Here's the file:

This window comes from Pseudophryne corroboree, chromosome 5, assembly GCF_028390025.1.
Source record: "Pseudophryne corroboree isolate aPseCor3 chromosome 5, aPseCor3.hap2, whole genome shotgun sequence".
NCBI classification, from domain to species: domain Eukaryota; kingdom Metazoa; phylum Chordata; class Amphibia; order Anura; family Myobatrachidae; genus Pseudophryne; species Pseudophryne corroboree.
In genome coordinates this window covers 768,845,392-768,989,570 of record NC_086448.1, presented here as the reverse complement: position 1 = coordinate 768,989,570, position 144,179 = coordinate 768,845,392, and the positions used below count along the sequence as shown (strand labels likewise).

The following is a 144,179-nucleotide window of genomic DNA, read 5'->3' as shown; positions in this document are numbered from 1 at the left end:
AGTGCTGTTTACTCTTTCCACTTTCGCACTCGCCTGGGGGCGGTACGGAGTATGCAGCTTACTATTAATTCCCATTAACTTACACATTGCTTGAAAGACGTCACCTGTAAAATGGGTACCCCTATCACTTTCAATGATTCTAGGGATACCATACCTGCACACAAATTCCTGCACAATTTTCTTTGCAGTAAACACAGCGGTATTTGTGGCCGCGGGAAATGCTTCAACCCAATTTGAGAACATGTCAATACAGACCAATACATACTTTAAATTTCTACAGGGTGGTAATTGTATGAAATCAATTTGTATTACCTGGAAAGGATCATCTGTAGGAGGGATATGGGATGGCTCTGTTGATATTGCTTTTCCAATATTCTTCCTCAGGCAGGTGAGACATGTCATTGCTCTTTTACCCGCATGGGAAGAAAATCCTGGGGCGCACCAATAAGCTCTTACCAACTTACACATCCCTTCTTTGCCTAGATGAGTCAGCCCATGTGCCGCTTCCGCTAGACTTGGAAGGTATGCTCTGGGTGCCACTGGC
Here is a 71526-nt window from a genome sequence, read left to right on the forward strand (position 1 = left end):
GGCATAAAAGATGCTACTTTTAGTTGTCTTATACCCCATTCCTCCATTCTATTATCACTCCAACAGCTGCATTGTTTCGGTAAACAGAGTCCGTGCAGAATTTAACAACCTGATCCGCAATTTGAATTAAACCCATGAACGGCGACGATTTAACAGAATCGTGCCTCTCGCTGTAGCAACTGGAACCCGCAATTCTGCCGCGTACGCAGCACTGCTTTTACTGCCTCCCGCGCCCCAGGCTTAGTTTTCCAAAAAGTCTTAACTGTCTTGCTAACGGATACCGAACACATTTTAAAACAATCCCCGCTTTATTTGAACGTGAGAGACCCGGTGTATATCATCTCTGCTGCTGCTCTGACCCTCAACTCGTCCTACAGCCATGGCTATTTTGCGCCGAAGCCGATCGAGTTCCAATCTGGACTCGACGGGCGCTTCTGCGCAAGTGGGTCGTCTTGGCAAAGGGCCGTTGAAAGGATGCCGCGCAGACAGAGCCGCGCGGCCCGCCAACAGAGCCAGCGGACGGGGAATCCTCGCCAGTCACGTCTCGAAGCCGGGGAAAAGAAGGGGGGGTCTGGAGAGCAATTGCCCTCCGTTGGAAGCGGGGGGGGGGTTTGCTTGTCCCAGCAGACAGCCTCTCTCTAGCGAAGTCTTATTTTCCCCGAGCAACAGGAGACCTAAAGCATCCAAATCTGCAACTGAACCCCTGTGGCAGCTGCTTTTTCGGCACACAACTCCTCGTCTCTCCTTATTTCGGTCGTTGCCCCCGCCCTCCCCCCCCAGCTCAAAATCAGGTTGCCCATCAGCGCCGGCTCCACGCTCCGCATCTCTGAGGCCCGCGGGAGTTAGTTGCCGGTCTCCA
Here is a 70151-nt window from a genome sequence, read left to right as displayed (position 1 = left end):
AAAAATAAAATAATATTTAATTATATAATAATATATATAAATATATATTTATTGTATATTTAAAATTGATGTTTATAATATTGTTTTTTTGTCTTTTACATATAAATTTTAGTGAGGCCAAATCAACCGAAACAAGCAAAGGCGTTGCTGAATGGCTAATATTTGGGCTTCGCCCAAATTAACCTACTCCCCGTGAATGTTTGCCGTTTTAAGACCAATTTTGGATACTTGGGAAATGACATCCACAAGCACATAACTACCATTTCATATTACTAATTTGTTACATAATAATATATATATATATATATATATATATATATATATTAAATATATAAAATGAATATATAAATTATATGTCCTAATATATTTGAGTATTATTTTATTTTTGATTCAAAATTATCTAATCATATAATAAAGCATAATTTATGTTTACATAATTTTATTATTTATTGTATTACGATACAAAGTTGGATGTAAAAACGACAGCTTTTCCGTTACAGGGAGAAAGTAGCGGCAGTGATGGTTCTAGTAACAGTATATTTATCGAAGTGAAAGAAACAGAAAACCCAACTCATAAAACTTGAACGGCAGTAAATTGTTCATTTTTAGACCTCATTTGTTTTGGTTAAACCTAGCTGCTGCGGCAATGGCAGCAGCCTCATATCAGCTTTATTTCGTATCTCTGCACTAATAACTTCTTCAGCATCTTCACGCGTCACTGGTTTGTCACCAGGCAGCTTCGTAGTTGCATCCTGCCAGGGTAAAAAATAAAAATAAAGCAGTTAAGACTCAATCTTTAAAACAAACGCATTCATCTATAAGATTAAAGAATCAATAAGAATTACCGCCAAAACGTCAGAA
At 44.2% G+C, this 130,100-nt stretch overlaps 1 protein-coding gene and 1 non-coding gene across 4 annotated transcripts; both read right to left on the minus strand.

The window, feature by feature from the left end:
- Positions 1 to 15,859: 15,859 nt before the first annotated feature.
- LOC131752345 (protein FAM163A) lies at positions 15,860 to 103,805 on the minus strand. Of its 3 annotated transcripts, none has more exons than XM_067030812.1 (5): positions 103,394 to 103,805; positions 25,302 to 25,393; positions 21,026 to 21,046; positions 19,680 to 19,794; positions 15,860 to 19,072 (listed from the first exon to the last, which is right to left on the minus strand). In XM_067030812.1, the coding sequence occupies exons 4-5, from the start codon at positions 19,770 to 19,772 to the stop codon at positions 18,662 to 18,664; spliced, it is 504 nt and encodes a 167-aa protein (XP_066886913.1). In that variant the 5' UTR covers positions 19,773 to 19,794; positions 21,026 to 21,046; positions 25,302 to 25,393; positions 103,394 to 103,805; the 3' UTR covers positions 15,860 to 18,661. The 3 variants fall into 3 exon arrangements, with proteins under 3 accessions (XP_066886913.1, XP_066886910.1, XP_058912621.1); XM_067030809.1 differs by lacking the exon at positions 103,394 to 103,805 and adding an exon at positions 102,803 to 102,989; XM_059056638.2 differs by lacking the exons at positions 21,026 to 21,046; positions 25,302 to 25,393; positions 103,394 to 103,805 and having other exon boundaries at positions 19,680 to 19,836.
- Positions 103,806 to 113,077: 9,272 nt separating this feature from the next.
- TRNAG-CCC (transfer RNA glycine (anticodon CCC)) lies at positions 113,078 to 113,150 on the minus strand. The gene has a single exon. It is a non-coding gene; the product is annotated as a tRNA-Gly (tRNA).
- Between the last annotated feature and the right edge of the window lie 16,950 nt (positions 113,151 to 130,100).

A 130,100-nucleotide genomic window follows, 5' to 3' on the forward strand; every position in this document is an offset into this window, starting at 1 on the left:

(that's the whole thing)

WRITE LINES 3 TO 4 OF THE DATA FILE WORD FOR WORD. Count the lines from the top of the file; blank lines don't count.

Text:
NCBI classification, from domain to species: domain Eukaryota; kingdom Metazoa; phylum Chordata; class Amphibia; order Anura; family Myobatrachidae; genus Pseudophryne; species Pseudophryne corroboree.
In genome coordinates this window covers 768,845,392-768,989,570 of record NC_086448.1, presented here as the reverse complement: position 1 = coordinate 768,989,570, position 144,179 = coordinate 768,845,392, and the positions used below count along the sequence as shown (strand labels likewise).